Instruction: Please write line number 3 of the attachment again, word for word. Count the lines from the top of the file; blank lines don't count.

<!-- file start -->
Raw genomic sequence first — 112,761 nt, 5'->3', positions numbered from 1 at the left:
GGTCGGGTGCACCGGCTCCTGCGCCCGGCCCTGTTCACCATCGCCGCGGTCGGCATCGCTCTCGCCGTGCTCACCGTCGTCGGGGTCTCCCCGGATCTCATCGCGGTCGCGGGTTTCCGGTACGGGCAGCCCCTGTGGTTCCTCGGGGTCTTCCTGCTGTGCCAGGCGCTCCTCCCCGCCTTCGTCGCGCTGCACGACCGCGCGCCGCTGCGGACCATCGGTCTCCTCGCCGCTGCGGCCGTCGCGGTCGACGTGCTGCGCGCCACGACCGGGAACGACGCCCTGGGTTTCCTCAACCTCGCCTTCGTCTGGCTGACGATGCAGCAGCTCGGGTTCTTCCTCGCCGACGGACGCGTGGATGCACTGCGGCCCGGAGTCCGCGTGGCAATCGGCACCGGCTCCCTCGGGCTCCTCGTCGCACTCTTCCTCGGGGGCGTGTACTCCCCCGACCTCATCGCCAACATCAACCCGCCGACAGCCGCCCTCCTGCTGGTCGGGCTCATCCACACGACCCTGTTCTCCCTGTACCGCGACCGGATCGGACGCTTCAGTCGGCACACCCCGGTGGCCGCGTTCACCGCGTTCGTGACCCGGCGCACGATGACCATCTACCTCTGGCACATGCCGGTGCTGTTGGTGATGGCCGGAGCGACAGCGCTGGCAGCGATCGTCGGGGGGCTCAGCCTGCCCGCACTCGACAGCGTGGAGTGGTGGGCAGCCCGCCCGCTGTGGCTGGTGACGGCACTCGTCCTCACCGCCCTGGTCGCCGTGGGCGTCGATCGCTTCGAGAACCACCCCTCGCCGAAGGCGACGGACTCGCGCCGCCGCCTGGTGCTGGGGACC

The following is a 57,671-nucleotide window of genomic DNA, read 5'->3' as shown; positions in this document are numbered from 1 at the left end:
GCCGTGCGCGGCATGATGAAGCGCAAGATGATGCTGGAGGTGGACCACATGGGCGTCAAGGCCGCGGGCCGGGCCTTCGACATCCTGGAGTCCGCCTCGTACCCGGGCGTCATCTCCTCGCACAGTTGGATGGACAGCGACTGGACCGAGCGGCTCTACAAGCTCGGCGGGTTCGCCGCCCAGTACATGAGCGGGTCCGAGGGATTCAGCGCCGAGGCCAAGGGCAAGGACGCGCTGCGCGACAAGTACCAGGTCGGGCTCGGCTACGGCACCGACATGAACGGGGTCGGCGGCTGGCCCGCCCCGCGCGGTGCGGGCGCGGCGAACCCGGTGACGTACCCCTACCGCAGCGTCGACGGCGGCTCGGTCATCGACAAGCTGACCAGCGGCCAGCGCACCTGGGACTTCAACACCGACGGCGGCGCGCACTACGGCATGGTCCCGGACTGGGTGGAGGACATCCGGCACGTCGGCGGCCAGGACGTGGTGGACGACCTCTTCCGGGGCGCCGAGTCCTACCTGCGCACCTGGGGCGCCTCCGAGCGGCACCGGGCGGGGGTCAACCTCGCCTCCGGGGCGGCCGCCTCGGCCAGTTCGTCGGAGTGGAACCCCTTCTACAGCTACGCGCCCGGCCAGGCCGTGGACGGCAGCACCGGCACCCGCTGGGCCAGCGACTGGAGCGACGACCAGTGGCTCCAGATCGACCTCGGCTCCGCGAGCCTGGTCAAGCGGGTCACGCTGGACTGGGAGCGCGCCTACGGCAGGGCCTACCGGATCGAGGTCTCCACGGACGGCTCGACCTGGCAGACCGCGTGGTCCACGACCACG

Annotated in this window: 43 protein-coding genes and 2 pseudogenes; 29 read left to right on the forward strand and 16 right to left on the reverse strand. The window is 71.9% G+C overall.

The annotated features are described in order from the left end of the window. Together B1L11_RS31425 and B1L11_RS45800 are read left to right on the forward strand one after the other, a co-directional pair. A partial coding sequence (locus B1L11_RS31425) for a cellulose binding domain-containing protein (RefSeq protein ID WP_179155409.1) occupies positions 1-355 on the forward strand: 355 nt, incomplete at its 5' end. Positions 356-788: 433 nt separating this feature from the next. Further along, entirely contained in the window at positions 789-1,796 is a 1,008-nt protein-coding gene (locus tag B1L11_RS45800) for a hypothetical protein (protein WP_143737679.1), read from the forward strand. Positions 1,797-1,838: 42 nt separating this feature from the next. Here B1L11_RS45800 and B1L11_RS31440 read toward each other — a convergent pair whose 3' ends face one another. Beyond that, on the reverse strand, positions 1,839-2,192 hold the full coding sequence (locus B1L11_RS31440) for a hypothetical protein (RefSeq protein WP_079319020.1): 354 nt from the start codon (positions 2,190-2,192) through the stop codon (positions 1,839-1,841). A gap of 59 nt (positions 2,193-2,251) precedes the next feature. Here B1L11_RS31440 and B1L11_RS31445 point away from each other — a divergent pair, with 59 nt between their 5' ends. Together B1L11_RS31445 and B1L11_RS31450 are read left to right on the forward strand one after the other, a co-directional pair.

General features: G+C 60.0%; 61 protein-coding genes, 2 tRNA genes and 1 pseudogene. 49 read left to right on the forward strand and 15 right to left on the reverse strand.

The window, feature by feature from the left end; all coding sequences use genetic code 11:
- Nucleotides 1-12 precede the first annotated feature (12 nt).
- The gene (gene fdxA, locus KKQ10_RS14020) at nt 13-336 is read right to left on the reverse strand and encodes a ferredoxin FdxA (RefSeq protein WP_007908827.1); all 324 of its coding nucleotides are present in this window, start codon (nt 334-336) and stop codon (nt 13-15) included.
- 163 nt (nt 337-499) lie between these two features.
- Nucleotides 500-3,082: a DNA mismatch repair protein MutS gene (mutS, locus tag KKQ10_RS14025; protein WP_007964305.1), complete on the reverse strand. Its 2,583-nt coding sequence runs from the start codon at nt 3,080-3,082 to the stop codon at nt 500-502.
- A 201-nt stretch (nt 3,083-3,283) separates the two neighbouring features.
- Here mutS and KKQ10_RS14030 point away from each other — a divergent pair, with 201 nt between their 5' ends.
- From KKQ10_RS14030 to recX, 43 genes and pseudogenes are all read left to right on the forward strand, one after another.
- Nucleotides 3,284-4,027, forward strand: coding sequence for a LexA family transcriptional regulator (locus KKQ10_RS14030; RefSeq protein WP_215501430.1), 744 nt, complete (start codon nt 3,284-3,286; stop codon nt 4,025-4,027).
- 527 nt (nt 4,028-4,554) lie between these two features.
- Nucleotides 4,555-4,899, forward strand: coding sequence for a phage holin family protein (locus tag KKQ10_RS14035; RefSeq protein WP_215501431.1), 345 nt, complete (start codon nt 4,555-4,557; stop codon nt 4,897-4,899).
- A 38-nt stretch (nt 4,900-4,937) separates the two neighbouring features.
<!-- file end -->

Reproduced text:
The following is a 57,671-nucleotide window of genomic DNA, read 5'->3' as shown; positions in this document are numbered from 1 at the left end: